the court initially remarks that the two cases originally
were filed in this district, but were subsequently
transferred, by order of the Judicial Panel on Multidistrict
Litigation, to the Southern District of West Virginia for
inclusion in MDL 2327, In Re: Ethicon, Inc., Pelvic
Repair System Products Liability Litigation. On or about
May 8, 2017, the MDL court remanded both cases to this
district, where they currently are scheduled to be tried
before the same judge only three weeks apart. The same
defendants are present in both cases, and counsel for all
parties are equivalent. Also, the same physician implanted
the allegedly defective medical device(s) in both plaintiffs
during a six month period in 2008. Both plaintiffs assert
claims for resulting injuries from the devices, and both had
their implants partially surgically removed. Both plaintiffs
seek recovery under the Louisiana Products Liability Act for
design defect, inadequate warning, and nonconformity to
express warranty, plus other claims.
sure, and as defendants ably pointed out, there are some
differences between the plaintiffs that will require
distinctions to be made and preserved at trial. Moreover, the
court is not indifferent to the risk of prejudice that
defendants potentially face by permitting plaintiffs to
cumulate their respective causes of action against them.
However, plaintiffs contend that both sides intend to offer
evidence of similar incidents in both cases. Therefore,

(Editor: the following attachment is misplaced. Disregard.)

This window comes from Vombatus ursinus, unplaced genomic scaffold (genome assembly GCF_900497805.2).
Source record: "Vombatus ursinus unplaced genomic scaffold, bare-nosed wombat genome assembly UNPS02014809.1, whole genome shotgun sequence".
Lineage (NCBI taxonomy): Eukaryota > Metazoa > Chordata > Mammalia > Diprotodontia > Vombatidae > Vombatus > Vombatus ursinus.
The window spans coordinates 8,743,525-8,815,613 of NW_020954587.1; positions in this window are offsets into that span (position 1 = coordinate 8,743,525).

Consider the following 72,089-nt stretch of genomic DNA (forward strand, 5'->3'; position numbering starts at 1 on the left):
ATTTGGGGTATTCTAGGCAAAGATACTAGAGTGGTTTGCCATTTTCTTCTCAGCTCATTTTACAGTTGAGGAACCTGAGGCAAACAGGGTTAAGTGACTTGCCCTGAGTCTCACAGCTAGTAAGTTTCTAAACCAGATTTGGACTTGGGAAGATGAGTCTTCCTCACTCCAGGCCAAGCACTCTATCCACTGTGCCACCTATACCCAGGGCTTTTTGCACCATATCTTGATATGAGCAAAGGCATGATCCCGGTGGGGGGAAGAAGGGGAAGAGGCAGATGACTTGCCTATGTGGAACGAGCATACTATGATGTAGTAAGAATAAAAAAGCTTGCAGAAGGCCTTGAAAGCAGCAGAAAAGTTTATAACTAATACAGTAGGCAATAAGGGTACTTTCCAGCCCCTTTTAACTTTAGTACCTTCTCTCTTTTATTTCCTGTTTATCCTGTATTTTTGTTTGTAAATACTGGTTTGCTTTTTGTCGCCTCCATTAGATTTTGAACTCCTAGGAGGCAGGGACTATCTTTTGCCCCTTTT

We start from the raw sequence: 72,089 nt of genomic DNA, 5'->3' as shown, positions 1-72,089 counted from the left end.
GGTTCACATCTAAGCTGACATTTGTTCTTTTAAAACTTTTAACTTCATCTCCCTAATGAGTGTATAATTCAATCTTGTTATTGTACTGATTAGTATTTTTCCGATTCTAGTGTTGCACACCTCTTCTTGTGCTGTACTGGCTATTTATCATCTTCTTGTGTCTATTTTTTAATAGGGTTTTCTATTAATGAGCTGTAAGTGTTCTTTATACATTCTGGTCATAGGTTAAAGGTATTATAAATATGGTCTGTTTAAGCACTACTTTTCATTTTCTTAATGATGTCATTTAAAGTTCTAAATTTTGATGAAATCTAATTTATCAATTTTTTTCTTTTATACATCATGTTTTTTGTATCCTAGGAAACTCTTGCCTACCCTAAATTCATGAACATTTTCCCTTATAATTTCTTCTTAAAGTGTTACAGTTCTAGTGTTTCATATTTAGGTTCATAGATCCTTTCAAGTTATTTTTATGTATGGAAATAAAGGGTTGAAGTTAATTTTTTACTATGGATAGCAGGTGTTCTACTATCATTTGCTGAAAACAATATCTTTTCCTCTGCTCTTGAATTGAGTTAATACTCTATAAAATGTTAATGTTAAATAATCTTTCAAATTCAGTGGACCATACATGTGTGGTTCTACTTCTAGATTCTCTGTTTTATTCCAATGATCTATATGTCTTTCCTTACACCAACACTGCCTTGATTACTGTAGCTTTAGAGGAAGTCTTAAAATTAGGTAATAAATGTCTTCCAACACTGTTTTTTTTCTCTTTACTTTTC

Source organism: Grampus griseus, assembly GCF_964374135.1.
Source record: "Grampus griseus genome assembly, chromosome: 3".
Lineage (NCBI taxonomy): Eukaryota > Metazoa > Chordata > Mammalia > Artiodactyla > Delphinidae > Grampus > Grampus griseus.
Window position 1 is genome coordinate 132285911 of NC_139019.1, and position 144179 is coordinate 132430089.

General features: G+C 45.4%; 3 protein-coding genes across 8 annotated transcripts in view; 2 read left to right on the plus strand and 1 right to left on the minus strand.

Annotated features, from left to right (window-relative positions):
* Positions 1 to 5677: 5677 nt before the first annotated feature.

whether the matters are consolidated or not, the jury(ies)
still may be exposed to evidence of injuries suffered by
other women from these devices. Moreover, there is every
reason to expect that segregation of the claims by counsel
during the presentation of trial testimony, together with
cautionary instructions to the jury by the court, will help
alleviate any potential prejudice to defendants.
defendants opaquely assert that the court must remain
cognizant of their due process rights. Defendants may rest
assured that the court is aware of defendants' rights,
and they remain free to urge the court to take appropriate
protective measures at trial to address their concerns.
However, they cannot in good faith contend that consolidation
of these cases is unconstitutional per se. As plaintiffs
pointed out in their brief, at least two courts of appeal
have affirmed decisions to consolidate transvaginal mesh
cases for trial. See Eghnayem v. Boston Sci. Corp.,
873 F.3d 1304, 1314 (11th Cir.2017); Campbell v. Boston
Sci. Corp., 882 F.3d 70, 74 (4th Cir.2018). Indeed, in
Campbell, the court noted the need to ensure that
the parties received a fair trial, but then concluded that
the trial court took sufficient steps to limit juror
confusion or prejudice, and was well within its discretion to
consolidate the cases for trial. See Campbell,
supra. In so holding, it stressed that
[b]oth plaintiffs and defendants benefit from lessened
litigation costs and the reduced need for expert testimony.
Witnesses benefit from reduced demands on their time by
limiting the need for them to provide repetitive testimony.
The community as a whole benefits from reduced demands on its
resources, including reduced demand for jurors. The judicial
system benefits ...